“For the most part, the North American can industry is sold out for the next 24-36 months, and we don’t see the supply chain catching up to real demand until 2025-2026,” says Credit Suisse Equity Analyst Curt Woodworth. Beverage companies have been clear about shortages of cans this year, particularly in North America and Europe, and a "secular shift in the can industry is only in the early innings as its takes many years to optimize new plants," says Woodworth.
Global beverage-can demand has skyrocketed as the COVID-19 pandemic’s restrictions on bars, pubs, restaurants and major events has shifted consumption from draft beer to cans in multi-packs for home-consumption. In addition, new innovative products, like those in the USD 3.5 billon hard seltzer industry, lean heavily towards cans.
Ball Corporation estimates that shortages for the package in the US this year will top 10 billion cans. North America’s largest aluminum can maker disclosed in September to build a new aluminum beverage packaging plant in Pittston, Pennsylvania. The multi-line plant is scheduled to begin production in mid-2021 and will join the company’s other North American beverage can manufacturing facilities, including a new plant in Glendale, Arizona, which is currently under construction and scheduled to start up in first-quarter 2021 (inside.beer, 2.9.2020).The company expects that the new projects will add at least 8 billion units of capacity by the end of 2021.
Other large players in the market have also already reacted. Just three weeks ago, AB InBev and Rio Tinto, a leading global mining group, have formed a global partnership to deliver a new standard of sustainable aluminum cans. In a first for the canned beverage industry, the two companies have signed a memorandum of understanding committing to work with supply chain partners to bring AB InBev products to market in cans made from low-carbon aluminum that meets industry-leading sustainability standards (inside.beer, 6-10-2020).
In September, AB InBev’s subsidiary in Brazil, Ambev SA, reported to have opened its first own can factory in Brazil to satisfy the increased demand for beverages in cans due to the COVID-19 pandemic. The new factory is located in Sete Lagoas, 75 km north-west of Belo Horizonte, Minas Gerais and has a production capacity of 1.5 billion cans per year (inside.beer, 30.09.2020).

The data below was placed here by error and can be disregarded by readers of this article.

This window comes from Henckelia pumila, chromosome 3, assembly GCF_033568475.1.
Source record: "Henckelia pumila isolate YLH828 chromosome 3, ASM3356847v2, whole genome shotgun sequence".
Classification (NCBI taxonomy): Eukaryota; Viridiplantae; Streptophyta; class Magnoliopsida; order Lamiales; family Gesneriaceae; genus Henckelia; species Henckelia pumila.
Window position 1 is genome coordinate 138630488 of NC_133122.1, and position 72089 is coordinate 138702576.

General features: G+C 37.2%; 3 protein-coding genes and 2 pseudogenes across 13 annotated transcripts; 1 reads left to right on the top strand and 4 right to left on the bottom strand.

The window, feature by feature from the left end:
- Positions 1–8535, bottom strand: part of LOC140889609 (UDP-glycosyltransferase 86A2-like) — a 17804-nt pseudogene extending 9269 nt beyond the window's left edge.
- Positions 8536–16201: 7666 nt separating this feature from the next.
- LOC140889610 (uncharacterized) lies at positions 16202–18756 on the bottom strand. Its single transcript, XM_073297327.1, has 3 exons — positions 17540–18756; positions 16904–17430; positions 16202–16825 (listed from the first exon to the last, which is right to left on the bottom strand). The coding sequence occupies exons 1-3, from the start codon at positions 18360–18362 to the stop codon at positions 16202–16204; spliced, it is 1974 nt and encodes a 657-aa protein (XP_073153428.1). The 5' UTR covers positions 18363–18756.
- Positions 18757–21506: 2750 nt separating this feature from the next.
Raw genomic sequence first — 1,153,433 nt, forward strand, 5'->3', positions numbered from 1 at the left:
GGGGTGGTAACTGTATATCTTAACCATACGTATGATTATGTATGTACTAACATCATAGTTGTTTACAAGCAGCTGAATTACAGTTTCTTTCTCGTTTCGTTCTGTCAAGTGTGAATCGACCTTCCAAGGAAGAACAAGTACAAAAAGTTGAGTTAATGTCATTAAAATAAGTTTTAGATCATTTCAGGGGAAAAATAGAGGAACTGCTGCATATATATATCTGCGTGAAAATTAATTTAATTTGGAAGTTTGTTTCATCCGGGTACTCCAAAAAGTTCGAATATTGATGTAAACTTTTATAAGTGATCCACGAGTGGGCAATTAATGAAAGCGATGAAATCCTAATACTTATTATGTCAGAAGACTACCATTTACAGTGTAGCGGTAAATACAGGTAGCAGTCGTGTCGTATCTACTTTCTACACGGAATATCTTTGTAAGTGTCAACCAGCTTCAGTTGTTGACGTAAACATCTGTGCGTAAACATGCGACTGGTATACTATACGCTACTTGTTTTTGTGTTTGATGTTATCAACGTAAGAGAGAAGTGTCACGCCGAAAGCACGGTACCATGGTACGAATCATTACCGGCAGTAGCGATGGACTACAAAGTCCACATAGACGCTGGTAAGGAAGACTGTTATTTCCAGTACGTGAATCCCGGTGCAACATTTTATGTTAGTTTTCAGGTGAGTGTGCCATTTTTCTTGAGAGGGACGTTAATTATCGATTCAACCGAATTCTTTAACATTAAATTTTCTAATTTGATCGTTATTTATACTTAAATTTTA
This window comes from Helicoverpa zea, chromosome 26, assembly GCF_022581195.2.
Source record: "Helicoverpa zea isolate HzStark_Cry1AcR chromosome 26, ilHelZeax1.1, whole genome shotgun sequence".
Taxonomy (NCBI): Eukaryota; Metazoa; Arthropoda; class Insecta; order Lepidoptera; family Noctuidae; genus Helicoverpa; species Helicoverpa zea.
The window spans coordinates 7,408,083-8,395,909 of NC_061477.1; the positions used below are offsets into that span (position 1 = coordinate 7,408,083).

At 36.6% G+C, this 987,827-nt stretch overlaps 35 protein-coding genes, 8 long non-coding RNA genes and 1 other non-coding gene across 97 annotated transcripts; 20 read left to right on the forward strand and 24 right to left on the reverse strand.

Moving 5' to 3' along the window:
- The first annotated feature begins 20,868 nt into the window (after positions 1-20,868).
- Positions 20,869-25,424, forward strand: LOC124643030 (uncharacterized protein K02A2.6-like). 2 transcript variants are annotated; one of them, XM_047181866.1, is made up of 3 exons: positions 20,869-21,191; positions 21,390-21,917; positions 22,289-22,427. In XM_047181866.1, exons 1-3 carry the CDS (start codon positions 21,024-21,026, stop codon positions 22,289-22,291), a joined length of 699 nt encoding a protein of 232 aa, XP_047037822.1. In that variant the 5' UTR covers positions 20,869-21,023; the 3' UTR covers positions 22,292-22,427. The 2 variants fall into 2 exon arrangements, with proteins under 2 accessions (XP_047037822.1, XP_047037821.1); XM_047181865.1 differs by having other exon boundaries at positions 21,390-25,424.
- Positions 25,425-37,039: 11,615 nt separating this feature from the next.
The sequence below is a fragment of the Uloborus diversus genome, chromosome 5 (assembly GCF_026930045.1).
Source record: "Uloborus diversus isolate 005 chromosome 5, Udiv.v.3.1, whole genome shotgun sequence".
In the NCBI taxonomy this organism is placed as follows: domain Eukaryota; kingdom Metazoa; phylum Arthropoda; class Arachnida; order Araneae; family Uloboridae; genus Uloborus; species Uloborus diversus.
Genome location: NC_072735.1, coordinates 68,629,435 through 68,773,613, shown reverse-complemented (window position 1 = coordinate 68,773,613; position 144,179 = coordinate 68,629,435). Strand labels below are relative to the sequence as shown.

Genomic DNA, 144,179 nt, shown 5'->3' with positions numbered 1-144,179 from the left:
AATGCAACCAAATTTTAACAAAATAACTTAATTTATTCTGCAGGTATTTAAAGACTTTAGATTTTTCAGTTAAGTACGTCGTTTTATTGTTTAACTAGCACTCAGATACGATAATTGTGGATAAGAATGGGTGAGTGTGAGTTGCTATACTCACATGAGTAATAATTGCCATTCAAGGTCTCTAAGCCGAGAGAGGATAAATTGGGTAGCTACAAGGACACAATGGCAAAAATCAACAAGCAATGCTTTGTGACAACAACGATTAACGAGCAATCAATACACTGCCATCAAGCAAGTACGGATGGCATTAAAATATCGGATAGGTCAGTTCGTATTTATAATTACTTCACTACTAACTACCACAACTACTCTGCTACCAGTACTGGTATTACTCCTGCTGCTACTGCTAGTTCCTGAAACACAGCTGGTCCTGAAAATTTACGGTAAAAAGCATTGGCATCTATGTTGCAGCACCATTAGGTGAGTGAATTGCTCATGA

The aluminum industry is also heavily stressing the advantages of their products over other forms of individual packaging.A new report finds that aluminum cans have the highest circular performance. In the current U.S. system, more than 80% of beverage cans collected for recycling are recovered and turned back into new beverage containers, compared with 59% of glass bottles and only 13% of plastic PET bottles.
But to achieve a truly circular system, recycling collection rates must be greatly improved. Of the around 90 billion aluminum cans used in the United States each year, only around half are recycled. The other half end up in landfills.
“Aluminum cans are unique in that they were designed with recycling in mind and that is a large part of why the aluminum can is the most recycled beverage container in the United States and the world,” says Scott Breen,Vice President of Sustainabilityat the Can Manufacturers Institute (CMI). “Since metal, such as aluminum, recycles forever, and we already recycle aluminum cans at scale in the United States with 5 million aluminum cans recycled every hour, there is the potential for essentially all of the aluminum in beverage cans to be recycled multiple times, generating significant environmental and economic benefits.”
According to the findings of the report, the total emissions impact reduction potential for the same amount of collected material, once a 100% deposit collection rate is achieved for each material type, is for aluminum cans three times higher than plastic for PET bottles and 42 times higher than for glass bottles.